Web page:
The Ninth Circuit cautioned that its opinion was issued at the preliminary injunction stage and it did not “resolve the companies’ legal dispute definitely,” nor did it “address all the claims and defenses they have pleaded in the district court.”
Implications for Businesses and Individuals
Section of Litigation leaders note the competing public interests at issue in the case. “On the one hand, we want to reward companies like LinkedIn that built a completely new platform, but on the other hand LinkedIn may not have used the data to its full value and Hi-Q brought something new to the table,” says Marcus R. Chatterton, Birmingham, AL, cochair of the Social Media subcommittee of the Section’s Intellectual Property Litigation Committee. “In the balancing of public interests, the ruling was clearly favoring the open innovation interest, encouraging innovation by making public data available,” he explains.
The court’s opinion will affect handling of publicly available data, Section Leaders say. “We are going to see new efforts to hold data close or at least make sure creators are compensated for releasing data,” Chatterton comments. “If more data is put behind a privacy screen to make it harder to scrape, it could change scrapers’ business models,” he adds.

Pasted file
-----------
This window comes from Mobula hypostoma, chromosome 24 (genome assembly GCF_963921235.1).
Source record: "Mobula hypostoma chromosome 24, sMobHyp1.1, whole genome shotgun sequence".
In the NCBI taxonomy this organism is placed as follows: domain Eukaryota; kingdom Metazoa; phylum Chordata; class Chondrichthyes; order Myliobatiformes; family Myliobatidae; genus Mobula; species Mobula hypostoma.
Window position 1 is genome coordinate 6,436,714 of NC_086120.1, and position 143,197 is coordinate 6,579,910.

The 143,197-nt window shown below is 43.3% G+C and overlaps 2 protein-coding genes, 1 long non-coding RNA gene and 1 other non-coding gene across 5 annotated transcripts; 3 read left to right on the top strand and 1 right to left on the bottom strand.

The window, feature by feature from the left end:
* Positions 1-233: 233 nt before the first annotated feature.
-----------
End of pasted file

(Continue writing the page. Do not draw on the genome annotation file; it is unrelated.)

The court’s ruling has consequences for the public as well. “While much of the case focuses on what constitutes access to LinkedIn’s servers without authorization under the CFAA, it assumes an individual waives any privacy rights by posting personal information, on certain sites, for specific purposes,” says Robert W. Wilkins, West Palm Beach, FL, cochair of the Data Breach and Internet subcommittee of the Section’s Commercial & Business Litigation Committee. “Under this ruling, arguably anyone scraping personal information from public facing sites has the unfettered right to use that information for any purpose,” he warns.
Whether a company controls data or wants access, it should remain careful. “If my client is a company trying to protect data, I am going to encourage it to be consistent and not just target certain companies or individuals it doesn’t want to have the data,” advises Chatterton. “If companies continue making it hard to access data and my client is an analytics company, I am going to encourage it to find creative ways to distinguish itself and pitch services without having its hands on big hordes of data,” he concludes.
Catherine M. Chiccine is a team editor for Litigation News.
Hashtags: #internet, #dataprivacy, #bigdata, #socialmedia, #misappropriation, #CFAA
- Peter J.G. Toren, “Computer Fraud and Abuse Act,” Landslide (May/June 2017).
- Aaron M. Danzig & Matthew A.S. Esworthy, “Glitches within CFAA’s ‘Exceeds Authorized Access’ Language,” Criminal Litigation (Oct. 9, 2013).
- Jonathan H. Blavin, “Friends or Frenemies? The Increasingly Important Legal Battle over Social Data Extraction Tools,” Landslide (May/June 2012).